The giant E3 game expo is still two months away, but the marketing industrial complex is already starting to flood the channels with chirpy press releases on upcoming shooters, movie-based thrillers and assorted knock-offs. Excuse my rudeness, but…. “Zzzzz.”
Here's the problem from the viewpoint of one game critic. No matter the expense for graphics or Hollywood voice acting, the game play of one A-list title blockbuster often blurs into another. There are the sports simulations, the shooters, the driving games, the driving games with shooting. … Where’s the variety? The weirdness? The fun? More importantly, where’s the innovation?
Innovation is about introducing new types of ideas and play. It’s about making the idea of playing simulated cities and people fun as William Wright did with "Sim City" and "The Sims." It’s switching the perspective from third to first person and introducing a real-time, three-dimensional-like perspective like "Doom."
Yesterday’s innovation inevitably leads to today’s same old. The market is flooded with copycats. The flip-side to this cynicism is that for all of the homogeneity, there exist a smattering of titles and experiments -- from zero budget independents to Japanese imports to the odd multi-million seller -- that manage to reinvigorate our conception of innovative gaming. Here are some of my favorite examples of ingneuity in game development
Not so lost in translation
As a hip-hop soundtrack stutters in the background, players use the Playstation 2’s analog stick to "paint" calligraphy across the screen. Movements need to be precise and, just as important, in time to the rhythms of the soundtrack. The better the writing, the more smooth the track. With practice, writing and the resulting music appear to flow as one.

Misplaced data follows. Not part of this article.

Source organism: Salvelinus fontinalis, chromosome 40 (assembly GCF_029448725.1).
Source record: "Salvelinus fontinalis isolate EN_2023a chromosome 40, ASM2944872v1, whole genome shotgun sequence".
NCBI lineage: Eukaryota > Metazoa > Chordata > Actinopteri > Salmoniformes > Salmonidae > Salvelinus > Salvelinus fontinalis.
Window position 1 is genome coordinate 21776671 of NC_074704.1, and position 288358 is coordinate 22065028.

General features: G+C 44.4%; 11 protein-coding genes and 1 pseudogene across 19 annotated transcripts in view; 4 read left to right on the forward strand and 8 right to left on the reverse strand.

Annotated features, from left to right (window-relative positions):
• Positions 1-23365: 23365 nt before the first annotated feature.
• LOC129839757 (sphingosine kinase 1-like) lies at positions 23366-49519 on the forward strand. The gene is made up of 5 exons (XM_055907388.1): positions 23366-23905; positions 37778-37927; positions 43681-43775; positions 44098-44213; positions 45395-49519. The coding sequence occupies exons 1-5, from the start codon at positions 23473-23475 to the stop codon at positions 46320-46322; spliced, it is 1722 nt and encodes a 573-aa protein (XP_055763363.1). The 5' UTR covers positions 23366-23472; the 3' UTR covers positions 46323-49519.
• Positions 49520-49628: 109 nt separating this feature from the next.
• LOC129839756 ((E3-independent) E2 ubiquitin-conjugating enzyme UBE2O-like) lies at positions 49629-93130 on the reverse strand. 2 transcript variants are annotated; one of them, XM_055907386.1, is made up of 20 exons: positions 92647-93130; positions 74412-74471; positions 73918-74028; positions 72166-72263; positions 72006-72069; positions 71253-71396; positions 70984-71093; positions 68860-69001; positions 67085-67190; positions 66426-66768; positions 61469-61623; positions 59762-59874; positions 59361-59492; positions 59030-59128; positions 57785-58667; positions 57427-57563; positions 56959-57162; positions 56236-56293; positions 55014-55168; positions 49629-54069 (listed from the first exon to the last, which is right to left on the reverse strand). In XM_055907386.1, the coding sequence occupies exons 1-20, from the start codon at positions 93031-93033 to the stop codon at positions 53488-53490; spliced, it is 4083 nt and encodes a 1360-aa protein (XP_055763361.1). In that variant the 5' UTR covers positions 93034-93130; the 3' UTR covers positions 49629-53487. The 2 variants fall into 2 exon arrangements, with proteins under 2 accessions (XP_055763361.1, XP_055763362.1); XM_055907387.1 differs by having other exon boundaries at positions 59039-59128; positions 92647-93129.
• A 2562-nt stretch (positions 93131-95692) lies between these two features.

Developed for the Japanese market, “Mojibribbon” won’t be coming to U.S. stores anytime soon. The calligraphy in question is actually Japanese kanji and katakana, characters that are as complicated as they are beautiful.
Despite the language barrier, "Mojibribbon" has become a cult favorite among Western developers and gamers since its late 2003 release, thanks in part to the reputation of "Mojibribbon's" game designer, Masaya Matsuura.
By any measure, Matsuura is a unique cat. In an industry where imitation seems to be the only economically viable route, he has forged his own path. He admits to not playing many of today's best-sellers. And while some game designers continue to thumb through worn copies of Tolkein or Asimov for ideas, Matsuura's are, by his own admission, "trifling and ordinary."
In 1997, Matsuura practically introduced the world to music-based video gaming with the odd and wonderful "PaRappa the Rapper." Combining two-dimensional Colorform-like animation with some of the oddest raps this side of Biz Markie, the object was to help a B-boy puppy rap his way to the heart of a flower named Sunny. "Flow" was measured by pushing the correct button in time to the beat.
"Parappa" was followed by "Um Jammer Lammey," a rock n' roll version of Parappa, and a string of other titles that were as addictive as they were esoteric.
Next up, to be released this summer in Japan, is "Vip Ripple", which takes a player's downloaded digital photos and populates them with creatures corresponding to the colors found on the downloaded image. Play revolves around rescuing these creatures. That's the gist of the game, but like many of Matsuura's creations, words don't doesn't do it justice. It needs to be played.
Matsuura will be honored for his accomplishments in combining music with video games next week at the annual Game Developers Conference.
If Matsuura represents one of the industry's most eclectic minds, then the Game Developer's Conference, or GDC, represents the industry's "island of lost toys" where such individuals annually gather. (Full disclosure: I once worked for the GDC and its Web site, Gamasutra.com.)